When a cusp of a tooth is fractured subgingivally approximating the bone, extraction is a commonly considered treatment, due to concern about the significant bone removal required by other procedures to create space for the biologic width. That being said, addressing this primary concern of removing bone to create space for the biologic width presents the alternative procedure of biologic shaping.
The premise for traditional crown lengthening to preserve a fractured tooth is that the surgeon must remove enough bone, starting from the most apical portion of the fracture, to create space for the biologic width. This method can result in a significant loss of bone, tooth mobility and, if the fracture is located near the furcation, a compromised furcation area.
Biologic shaping offers an alternative to conventional crown lengthening through removal of the fractured portion of the tooth, allowing for a new biologic width to reform without significant removal of bone. The case presented here illustrates this technique.
Figure 1: Provisional crown placed after the buccal cusps of tooth #30 fractured approximating the bone.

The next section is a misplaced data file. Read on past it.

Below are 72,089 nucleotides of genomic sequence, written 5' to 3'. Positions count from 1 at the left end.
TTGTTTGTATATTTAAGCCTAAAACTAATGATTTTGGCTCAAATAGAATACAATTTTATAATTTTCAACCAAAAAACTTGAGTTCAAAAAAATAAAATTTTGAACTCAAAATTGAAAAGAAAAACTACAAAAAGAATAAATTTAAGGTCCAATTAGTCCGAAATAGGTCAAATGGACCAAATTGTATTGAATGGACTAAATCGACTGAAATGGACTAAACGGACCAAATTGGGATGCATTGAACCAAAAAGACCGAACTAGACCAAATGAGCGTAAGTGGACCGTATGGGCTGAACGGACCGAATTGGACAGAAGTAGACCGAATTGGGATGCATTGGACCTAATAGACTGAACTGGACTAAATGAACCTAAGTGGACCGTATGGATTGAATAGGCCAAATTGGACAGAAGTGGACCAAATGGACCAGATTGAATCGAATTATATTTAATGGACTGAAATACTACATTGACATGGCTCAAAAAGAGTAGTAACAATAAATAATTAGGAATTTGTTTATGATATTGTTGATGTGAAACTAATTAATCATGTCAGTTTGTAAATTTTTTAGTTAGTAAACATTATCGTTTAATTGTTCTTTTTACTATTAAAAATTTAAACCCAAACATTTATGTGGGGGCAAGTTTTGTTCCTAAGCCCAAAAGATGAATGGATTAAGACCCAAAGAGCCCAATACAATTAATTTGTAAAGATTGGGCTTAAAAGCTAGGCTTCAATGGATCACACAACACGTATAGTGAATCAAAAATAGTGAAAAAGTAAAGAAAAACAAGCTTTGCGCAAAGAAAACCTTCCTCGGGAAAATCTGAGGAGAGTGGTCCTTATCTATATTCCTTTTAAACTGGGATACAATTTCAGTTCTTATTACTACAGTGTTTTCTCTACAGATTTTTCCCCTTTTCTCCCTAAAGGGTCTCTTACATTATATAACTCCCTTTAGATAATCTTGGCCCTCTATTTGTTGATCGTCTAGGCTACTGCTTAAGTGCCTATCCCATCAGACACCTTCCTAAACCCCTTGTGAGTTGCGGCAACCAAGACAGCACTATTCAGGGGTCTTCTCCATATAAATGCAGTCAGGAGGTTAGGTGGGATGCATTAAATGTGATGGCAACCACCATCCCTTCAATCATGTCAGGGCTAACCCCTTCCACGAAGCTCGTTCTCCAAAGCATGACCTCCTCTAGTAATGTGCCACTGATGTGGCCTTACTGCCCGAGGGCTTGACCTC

Figure 2: Removal of provisional crown to access the fractured tooth surface.
Figure 3: Reflected tissue verifying location of fracture into the furcation and approximating the bone.
Figure 4: Removal of fractured tooth surface using a coarse diamond bur.
Figure 5: Smoothing the tooth’s surface using a superfine diamond bur (40 microns) to completely remove the old fractured portion of the tooth surface.
Figure 6: Smoothing the root surface creates a parabolic architecture to mimic the soft tissue contours, allowing for a new biologic width to reestablish without having to significantly alter the bone.
Figure 7: After 12 weeks of healing and the establishment of the biologic width, a new crown was placed just coronal to the gingival collar. Notice that the location of the new margin is in perfect harmony with the adjacent teeth.
When performing traditional crown lengthening for a fractured tooth, the potential need to remove excessive bone to create space for the biologic width is cause for concern. Conventional thinking is to locate the apical location of the fracture and start removing bone from that point. With biologic shaping, however, the fractured portion of the tooth is removed first to preserve as much bone as possible. This conservative procedure can avoid excessive removal of bone and help preserve bone in the furcation area, leading to long-term stability and a successful restorative outcome.